…so said Stephen Shore of his work in a 2003 interview for the Tate as part of an Exhibition entitled “Cruel & Tender: The Real In the 20th Century Photograph”. (Scroll down the link:- its under Rineke Dijkstra!) . Renowned for his large format works in colour, celebrating everyday America, Shore describes his work as the culmination of a series of decisions as to how to articulate and organise space space, such that it portrays the archetypal in the everyday. The importance he places on colour can be seen in the “Artist’s Statement“ contained within his book Uncommon Places.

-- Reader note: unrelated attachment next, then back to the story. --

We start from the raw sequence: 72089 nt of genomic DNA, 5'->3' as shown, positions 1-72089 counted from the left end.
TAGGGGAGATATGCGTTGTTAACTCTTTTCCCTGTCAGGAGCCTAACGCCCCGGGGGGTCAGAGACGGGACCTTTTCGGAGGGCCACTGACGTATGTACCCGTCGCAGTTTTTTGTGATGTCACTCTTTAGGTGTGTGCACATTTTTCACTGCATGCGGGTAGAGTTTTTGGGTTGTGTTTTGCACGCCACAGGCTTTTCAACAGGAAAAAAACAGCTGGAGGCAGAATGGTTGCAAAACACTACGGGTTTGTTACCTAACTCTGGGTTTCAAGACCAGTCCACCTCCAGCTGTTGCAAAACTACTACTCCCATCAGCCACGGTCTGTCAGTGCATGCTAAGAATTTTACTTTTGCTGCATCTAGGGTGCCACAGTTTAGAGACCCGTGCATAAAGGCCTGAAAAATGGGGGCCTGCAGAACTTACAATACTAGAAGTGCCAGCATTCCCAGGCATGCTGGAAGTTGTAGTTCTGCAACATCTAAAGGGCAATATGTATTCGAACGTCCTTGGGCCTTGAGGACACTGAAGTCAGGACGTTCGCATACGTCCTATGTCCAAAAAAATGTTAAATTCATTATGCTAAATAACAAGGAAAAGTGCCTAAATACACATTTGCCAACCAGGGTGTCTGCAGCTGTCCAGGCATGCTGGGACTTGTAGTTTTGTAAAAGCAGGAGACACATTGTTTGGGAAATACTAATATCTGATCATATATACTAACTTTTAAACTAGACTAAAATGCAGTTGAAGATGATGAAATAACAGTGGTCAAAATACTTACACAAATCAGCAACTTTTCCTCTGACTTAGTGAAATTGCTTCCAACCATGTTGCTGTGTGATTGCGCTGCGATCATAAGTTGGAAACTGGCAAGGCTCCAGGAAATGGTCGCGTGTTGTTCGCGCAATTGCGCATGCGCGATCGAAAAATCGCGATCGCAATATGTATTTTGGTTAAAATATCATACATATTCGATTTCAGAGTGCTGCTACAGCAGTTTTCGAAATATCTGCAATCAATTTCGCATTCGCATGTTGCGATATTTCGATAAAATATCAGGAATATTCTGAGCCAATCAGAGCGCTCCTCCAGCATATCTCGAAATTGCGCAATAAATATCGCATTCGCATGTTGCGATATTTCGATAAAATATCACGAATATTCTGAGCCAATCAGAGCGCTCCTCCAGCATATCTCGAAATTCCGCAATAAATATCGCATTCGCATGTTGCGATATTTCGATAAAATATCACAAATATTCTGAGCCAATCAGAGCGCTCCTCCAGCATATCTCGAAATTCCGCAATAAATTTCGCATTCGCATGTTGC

In the 1970’s, Shore embarked on a number of cross-country trips, making “on the road” photographs of American and Canadian landscapes . The dispassionate “emptiness” of his portrayals of roadside America are perhaps informed to some degree by his early photographic experiences with Andy Warhol at the Factory.
Avowing not to crop his work, Shore utilises light and intuition to achieve balance within his imagery. Two bodies of work, “American Surfaces“(shot in 35mm in 1972) and“Uncommon Places“ (shot in medium format between 1973 and the end of the decade) are illustrative of these aims.